In all the debates about A Curriculum for Excellencelearning outcomesinter-disciplinary projects, the welfare of the pupils does not seem to be high on the agenda. Instead, academics trying to justify their jobs by issuing pointless documents are hogging the limelight.
As a parent of a pupil who is being used to pilot this project, I am worried that my child will grow up not knowing the essential things that go into a solid, rounded education. I am not interested in seeing my child take part in cross-curricular projects: I want my child to get a sound knowledge of social subjects, modern languages, the sciences, etc.
The ACfE generation will grow up knowing nothing. This will, inevitably, be classified as a problem in about 10 years' time, at which point more public millions will be spent on working groupsdocumentslearning outcomes published by academics seeking to justify their jobs, looking to address the issue of why so many of our youngsters leave school knowing less than their continental counterparts.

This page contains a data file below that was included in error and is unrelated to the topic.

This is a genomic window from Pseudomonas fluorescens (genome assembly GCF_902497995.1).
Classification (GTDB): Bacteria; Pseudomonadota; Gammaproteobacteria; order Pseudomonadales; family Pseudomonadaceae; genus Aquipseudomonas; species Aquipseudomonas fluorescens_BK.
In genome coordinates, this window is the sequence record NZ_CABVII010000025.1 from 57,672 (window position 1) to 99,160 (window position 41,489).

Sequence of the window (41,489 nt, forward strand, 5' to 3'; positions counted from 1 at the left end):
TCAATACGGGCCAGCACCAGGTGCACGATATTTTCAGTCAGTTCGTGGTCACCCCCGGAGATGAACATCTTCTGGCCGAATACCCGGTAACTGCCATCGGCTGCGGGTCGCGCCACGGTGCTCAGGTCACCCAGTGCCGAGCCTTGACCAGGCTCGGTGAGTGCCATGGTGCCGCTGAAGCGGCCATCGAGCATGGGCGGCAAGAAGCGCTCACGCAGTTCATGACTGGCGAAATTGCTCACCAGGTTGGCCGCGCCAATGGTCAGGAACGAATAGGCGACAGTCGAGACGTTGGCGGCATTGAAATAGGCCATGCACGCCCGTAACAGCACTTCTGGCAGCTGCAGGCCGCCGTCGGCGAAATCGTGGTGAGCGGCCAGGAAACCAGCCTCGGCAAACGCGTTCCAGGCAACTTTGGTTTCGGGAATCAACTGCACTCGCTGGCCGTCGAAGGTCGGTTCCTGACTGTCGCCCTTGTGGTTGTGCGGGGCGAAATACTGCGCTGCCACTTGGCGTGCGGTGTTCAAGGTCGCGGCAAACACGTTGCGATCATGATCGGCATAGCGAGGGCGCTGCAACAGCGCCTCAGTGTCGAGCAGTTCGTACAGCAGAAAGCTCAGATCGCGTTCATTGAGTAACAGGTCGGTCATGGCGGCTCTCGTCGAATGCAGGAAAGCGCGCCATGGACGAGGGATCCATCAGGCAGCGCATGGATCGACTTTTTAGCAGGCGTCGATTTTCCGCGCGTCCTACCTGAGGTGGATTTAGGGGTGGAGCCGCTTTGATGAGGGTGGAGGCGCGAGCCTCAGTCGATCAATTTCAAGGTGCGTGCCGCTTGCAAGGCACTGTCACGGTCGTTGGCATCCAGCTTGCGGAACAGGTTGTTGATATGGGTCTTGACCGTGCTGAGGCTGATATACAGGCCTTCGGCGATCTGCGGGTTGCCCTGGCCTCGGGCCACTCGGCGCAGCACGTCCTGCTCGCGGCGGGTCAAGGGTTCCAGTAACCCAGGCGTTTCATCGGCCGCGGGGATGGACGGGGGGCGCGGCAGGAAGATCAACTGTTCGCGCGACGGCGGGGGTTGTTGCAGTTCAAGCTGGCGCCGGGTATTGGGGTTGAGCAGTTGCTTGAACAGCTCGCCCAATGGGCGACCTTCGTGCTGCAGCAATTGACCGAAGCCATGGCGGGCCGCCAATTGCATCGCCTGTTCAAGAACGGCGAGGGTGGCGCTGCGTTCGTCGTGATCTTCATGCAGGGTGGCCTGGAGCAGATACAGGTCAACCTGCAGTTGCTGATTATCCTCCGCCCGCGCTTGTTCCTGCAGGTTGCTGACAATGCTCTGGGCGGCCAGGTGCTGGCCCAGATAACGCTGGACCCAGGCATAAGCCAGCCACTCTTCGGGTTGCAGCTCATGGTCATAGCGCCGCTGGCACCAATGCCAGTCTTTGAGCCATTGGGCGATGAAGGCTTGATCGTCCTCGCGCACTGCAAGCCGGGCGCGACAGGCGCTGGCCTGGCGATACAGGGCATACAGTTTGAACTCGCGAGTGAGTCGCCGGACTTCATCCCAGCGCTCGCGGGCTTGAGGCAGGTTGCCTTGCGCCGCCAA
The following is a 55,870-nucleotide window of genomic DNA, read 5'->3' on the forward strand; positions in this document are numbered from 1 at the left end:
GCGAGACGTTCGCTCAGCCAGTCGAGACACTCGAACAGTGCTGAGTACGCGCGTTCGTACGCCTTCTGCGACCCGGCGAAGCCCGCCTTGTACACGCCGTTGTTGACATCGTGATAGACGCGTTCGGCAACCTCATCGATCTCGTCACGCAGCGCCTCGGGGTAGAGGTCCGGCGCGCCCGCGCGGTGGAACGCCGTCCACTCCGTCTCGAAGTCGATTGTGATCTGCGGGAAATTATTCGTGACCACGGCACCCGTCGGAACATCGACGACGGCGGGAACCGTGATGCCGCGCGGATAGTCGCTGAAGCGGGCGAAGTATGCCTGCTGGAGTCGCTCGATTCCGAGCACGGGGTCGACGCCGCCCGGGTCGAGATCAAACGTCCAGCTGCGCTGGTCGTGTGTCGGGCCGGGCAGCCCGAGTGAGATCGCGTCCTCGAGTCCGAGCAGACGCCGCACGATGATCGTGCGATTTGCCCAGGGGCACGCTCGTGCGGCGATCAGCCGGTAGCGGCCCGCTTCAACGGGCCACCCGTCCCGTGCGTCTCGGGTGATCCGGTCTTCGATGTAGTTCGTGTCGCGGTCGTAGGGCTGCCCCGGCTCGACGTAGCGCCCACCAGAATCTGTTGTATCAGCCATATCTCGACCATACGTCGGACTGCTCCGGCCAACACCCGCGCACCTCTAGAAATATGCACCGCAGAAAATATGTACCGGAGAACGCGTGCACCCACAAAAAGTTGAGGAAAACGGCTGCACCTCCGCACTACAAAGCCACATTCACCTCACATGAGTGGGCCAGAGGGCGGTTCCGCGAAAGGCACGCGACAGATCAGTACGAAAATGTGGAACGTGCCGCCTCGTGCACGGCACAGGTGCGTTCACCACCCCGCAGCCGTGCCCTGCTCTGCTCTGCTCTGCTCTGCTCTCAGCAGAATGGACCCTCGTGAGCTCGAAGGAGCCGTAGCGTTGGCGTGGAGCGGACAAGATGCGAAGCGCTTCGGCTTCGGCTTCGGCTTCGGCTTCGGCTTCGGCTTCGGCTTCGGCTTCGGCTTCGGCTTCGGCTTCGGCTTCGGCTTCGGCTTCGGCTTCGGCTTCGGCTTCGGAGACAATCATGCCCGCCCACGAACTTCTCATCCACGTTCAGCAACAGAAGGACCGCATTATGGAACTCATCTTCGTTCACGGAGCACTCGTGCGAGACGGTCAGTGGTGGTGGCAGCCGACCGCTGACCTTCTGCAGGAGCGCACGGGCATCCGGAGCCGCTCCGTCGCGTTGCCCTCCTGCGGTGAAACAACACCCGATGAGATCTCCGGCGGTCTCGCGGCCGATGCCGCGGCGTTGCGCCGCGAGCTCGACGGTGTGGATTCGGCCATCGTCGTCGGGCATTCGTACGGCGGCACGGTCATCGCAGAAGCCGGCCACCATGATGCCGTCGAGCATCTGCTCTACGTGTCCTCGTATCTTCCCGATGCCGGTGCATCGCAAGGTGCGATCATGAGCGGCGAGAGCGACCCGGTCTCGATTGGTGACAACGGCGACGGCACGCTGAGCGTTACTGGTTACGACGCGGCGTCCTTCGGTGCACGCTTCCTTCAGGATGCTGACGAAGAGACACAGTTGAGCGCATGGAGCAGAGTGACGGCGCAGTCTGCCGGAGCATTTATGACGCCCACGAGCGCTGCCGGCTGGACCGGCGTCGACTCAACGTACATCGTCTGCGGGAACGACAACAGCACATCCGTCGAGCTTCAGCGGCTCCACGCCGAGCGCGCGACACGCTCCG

My child is not "learning how to learn"; my child is simply not learning. Far from being an initiative that will prepare the next generation of doctors, teachers and lawyers, this will have the effect of producing a generation that knows next to nothing.
In these times of economic crisis, with cuts being made to education budgets left, right and centre, we should consign ACfE to the waste basket. The savings will be astronomical. It may leave some of these "educational experts" out of a job, but that is a trade-off I am willing to make.
A concerned parent, Duncanrig Secondary School, East Kilbride.